All her life, Jane Griffiths knew that growing her own food made economic and environmental sense.
“My mom grew up on a farm in East Griqualand and I spent plenty of time there when I was young,” she says. “The farm was almost completely self-sufficient and I have many wonderful memories of food.
“On a hot summer’s day there was nothing more refreshing than pulling out fresh, crunchy carrots, rinsing them under the garden tap and munching them right there.”
Almost everything she ate was grown or reared on her doorstep. As a child, it was her job to pick and shell the bright green peas, many of which went into her mouth before she left the vegetable garden.
“In 1991 we spent a couple of months in Thailand and after that, everything changed. I came back hankering after the fresh tastes and fiery combinations I’d been relishing.”
Armed with Charmaine Solomon’s South East Asian Cooking, a birthday present from her husband, Griffiths made long lists of unfamiliar ingredients. She made forays to spice dens in Fordsburg in Johannesburg and to Commissioner Street’s Chinese supermarkets. Her addiction to cooking and collecting ingredients had started.
In the mid-1990s, Griffiths spent a year in the US and fell in love with Mexican food, particularly with the wide variety of chillies — anchos, habaneros, pasillas, serranos — that were essential for Mexican flavour.
At that time the only variety available in South Africa were “little hot red ones” while jalapeños were hardly on the culinary radar. Griffiths didn’t have her own vegetable garden, but was determined to grow chillies.
“I bought a packet of every variety of chilli seed I could lay my hands on,” she says. “Back home I removed a section of lawn, dug in some compost, scattered the seeds and sat back to watch my chillies grow.
“That summer I had about 20 varieties growing in my garden and quickly earned the nickname Chilli Queen.”
The chillies grew so fast and were so prolific that she felt obliged not to waste the harvest. Her Hot Diggedy Chilli Jelly soon became a firm favourite among her friends.
Every year, she dug up more lawn to plant herbs, tomatoes, lettuces, eggplant and more.
At last count, her urban orchard included 24 fruit trees and 10 different types of berries and vines.
“My actual vegetable garden is about 60m² and is filled with seasonal vegetables [such as tomatoes, lettuce, beans, eggplant, and squash] and perennials [turmeric, asparagus, rosemary and mint],” Griffiths says.
“I also have many containers filled with edibles. In every sunny flower bed I interplant herbs with flowers and in every available space are fruit trees, including ones in pots and espaliered against sunny walls.”
Griffiths visits heirloom seed company websites and chooses according to the season and what will grow well in her relatively small space. She prefers miniature pumpkins or a gem squash that can climb up a trellis or over a vertical tripod, taking up far less space.
She also likes to grow unusual vegetables that can’t be found easily in supermarkets, such as black tomatoes, yellow beans and purple broccoli.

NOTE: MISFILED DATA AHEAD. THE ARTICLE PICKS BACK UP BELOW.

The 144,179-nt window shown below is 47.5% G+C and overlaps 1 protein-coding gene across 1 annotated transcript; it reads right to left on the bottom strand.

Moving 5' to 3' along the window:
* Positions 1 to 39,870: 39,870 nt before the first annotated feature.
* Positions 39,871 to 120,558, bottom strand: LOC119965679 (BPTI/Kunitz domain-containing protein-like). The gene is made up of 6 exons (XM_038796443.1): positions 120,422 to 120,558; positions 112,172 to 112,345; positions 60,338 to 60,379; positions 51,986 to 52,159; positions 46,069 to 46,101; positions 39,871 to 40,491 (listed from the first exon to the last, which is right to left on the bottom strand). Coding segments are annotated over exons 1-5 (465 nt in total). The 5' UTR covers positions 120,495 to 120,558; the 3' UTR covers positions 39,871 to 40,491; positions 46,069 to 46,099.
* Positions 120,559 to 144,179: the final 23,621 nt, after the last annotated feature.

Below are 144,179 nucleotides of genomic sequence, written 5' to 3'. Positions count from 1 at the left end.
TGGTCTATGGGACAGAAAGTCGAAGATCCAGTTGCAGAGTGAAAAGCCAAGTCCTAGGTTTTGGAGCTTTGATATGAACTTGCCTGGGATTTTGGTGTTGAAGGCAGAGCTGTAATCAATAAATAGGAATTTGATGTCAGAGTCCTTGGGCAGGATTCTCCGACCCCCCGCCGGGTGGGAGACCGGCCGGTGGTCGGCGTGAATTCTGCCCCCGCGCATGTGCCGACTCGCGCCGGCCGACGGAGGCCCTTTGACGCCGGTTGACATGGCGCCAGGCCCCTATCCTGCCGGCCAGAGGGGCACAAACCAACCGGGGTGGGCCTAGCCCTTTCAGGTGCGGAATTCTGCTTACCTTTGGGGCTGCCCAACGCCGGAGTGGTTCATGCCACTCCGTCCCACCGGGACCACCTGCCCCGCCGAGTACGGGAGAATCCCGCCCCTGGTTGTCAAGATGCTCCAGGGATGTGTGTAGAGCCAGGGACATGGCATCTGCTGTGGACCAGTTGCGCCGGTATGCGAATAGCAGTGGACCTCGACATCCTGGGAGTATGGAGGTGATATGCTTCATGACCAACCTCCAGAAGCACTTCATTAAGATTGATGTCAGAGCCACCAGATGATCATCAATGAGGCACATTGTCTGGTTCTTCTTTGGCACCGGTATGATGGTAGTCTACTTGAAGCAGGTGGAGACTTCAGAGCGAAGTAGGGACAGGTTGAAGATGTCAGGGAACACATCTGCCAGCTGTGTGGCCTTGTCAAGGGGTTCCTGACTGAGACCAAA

“I love being inspired by what’s in season to create something fresh and interesting,” she says. “I love large layered salads filled with interesting and unusual ingredients such as asparagus sprigs or green coriander seeds.
“I’m also constantly bottling, drying and preserving produce to extend the harvest.
“I have a dehydrator that I use for excess summer squash, fruit, tomatoes and many other vegetables,” she says. “I make pickles in vinegar and jams and jellies. Plus I freeze a lot of produce,” Griffiths says
She’s equally prudent about storing herbs. The ones that don’t have a high moisture content, such as oregano, marjoram, rosemary and thyme, retain their flavour well when dried. But herbs such as basil, parsley, coriander and mint, which have a higher water content, are preserved better by blending with oil or chopping and freezing.
“In our 21st century of absolute convenience and consumerism, we have become disconnected from nature,” Griffiths says. “We somehow believe that we can not only live separately from nature but also take as much as we want, without giving anything back.
“That is not how a successful relationship works. We are a part of nature and if we continue to live as if we are a privileged and separate species, we risk losing everything.”
She’s learnt from her relationship with her garden that by giving nature the respect she deserves, “by placing her at the centre of things and by observing and learning from her every move”, everyone can become a successful gardener.
Despite publishing several books over the past decade, she’s having too much fun to call what she does work.
“When looking at the multitude of problems facing us as human beings, it can be overwhelming and daunting.
“But one thing each of us can do is cultivate a better relationship with the piece of planet on which we live. If I can do it, so can all of us.”